“You brought Brazil to Nashville and country flavor to correct samba motion,” said Tonioli, who gave an eight, matched by all the judges
“No question you’re a phenomenal dancer, with moments of excellence,” said Inaba, who said not everything in the routine “quite worked.”
Final score: 24/30
Sailor Brinkley-Cook and pro Valentin Chmerkovskiy
Brinkley-Cook continued to try to step out of her mother Christie Brinkley’s shadow with a buoyant jive to “Wake Me Up Before You Go.” Since taking over for her mother, Brinkley-Cook has sparkled. But the shine was especially bright Monday, as she hopped with confidence during the number. She owned the dance floor and was positively beaming afterward.
“That’s wasn’t decaffeinated, that was chock full of flavor,” said Goodman, giving a nine score (matched by all judges)..
“You have got it all at your disposal,” said Tonioli. “She was like, ‘Look at me, I am the star.’ “
Final score: 27/30
Sean Spicer and pro Lindsay Arnold
Spicer showed off a new side with his Viennese waltz to “Someone to Love” wearing his now-trademark fixed dancing smile and a tuxedo while dedicating the dance to his wife of 15 years. “At heart, I’m a pretty romantic guy,” he said. There were green lasers on the dance floor, a number of minor missteps but Spicer kept smiling throughout holding his arms out with all the grace of a G.I. Joe doll. As the dance ended, he produced a bouquet of roses for his wife in the audience.
“I admire your tenacity and hard work. Dancing doesn’t come easily to you, but you give it your all,” said Goodman.
Tonioli called his look, “almost regal” praising an “incredibly brave attempt” even if, at times, his footwork “looked like tumbleweeds.” The judge stressed that his seven score reflected “effort.” The score was matched by all judges for Spicer’s best score of the season. Adding President Trump’s tweet support, and Spicer looked to be tough to beat.
Final score: 21/30
Actor James Van Der Beek and pro Emma Slater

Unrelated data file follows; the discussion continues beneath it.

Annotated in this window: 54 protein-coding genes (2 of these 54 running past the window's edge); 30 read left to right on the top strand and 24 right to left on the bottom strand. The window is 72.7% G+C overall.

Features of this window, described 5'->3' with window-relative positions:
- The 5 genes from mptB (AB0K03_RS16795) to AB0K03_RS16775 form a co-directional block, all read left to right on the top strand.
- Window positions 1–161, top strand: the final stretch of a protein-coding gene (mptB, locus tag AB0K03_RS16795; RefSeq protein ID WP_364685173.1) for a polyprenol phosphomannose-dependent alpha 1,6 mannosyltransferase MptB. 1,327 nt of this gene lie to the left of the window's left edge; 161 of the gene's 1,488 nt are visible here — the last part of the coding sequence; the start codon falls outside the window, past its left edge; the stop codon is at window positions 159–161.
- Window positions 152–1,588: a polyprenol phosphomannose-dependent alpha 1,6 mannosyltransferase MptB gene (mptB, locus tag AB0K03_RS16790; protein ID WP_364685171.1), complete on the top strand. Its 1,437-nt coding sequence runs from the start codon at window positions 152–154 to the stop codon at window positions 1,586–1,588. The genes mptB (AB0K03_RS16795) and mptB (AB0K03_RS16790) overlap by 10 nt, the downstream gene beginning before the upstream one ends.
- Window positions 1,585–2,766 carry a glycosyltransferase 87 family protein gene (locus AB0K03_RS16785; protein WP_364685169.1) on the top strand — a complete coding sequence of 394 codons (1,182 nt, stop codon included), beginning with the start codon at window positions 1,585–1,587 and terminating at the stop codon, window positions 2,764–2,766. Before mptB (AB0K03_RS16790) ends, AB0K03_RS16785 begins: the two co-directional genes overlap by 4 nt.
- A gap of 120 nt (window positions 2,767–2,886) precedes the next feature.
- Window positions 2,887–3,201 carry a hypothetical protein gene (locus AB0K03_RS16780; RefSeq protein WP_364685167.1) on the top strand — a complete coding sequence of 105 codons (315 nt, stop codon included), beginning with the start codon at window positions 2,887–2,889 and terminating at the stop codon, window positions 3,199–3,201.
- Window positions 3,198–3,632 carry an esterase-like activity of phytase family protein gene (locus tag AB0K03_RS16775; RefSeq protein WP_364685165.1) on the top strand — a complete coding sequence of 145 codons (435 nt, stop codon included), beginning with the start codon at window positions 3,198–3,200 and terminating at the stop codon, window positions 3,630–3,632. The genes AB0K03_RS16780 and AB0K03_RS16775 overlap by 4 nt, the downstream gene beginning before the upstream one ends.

The “Dawson’s Creek” star came out on fire at season’s start, but has risked flat-lining in the results in past weeks. The judges want to see more progress, and Goodman said he needed to see more “hip action” in the samba. Van Der Beek brought that hip action to such a high level in his techno routine that the judges were tripping over themselves to find adjectives to describe his moving body parts.
“That was a close encounters of the hips kind,” purred Tonioli, whose nine was matched by all judges.
“The whole thing was just ridiculous; it was off the charts,” swooned Inaba.
Goodman rocked it with this comment: “Tootie-frutty, what a booty!” So Len. The marks were Van Der Beek’s highest in the season.
Country singer Lauren Alaina and pro Gleb Savchenko
The waterworks truly started with the last dance, coming on the one-year anniversary of Alaina’s beloved stepfather, Sam, dying of cancer at 47. Her contemporary dance to her own song “The Other Side” was profoundly moving on the darkened stage. Onstage at the end, she held her hand to heaven and burst into tears. The tears continued as she hugged her mother in the audience, sobbing and through the judges’ comments.
“You’re a brave woman, dancing tonight. You touched all of our hearts tonight,” said Inaba, who gave a nine. “There were angels all over you dancing.”
Tonioli said he was “so happy to see so much love, truth and honesty” in the dance.
So what happened?
Alaina was the first couple shown to be saved by the judges’ scores and votes, and Spicer too quickly cleared the dance floor, safe.
In the end, it was Ally and Sasha along with Sailor and Val left in the bottom two of the dance competition. That left the final call to the judges to decide on the one couple spared, and the one sent home. Inaba and Tonioli struggled for words as they made the difficult decision to save Ally and Sasha.
This meant Sailor Brinkley-Cook, who had stepped in to dance for her injured mother, was voted off. The unrelenting tears flowed to such an extent for the young model that her pro partner had to shepherd her out of the camera’s view, hugging her in an attempt to give comfort.
“This is a hard one, a hard one,” said host Tom Bergeron, shaking his head.